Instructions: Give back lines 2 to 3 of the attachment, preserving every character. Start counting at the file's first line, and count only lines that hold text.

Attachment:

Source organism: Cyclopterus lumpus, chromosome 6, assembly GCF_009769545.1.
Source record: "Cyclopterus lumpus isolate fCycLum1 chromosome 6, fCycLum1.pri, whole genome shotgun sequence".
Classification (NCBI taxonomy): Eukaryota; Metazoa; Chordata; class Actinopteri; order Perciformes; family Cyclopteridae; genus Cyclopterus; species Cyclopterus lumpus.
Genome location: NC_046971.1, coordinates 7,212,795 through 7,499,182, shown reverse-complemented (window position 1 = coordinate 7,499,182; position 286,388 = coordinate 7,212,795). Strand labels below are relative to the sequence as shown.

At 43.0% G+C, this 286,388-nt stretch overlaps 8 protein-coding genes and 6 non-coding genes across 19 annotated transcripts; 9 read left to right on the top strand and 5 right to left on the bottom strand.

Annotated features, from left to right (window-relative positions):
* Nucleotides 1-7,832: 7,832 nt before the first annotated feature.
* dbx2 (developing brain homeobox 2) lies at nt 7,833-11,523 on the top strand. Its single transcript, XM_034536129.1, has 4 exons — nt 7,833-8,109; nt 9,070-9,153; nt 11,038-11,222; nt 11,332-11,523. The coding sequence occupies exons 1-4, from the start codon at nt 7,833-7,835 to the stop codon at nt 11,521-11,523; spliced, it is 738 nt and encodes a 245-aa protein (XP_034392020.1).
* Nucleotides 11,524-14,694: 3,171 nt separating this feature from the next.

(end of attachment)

Source record: "Cyclopterus lumpus isolate fCycLum1 chromosome 6, fCycLum1.pri, whole genome shotgun sequence".
Classification (NCBI taxonomy): Eukaryota; Metazoa; Chordata; class Actinopteri; order Perciformes; family Cyclopteridae; genus Cyclopterus; species Cyclopterus lumpus.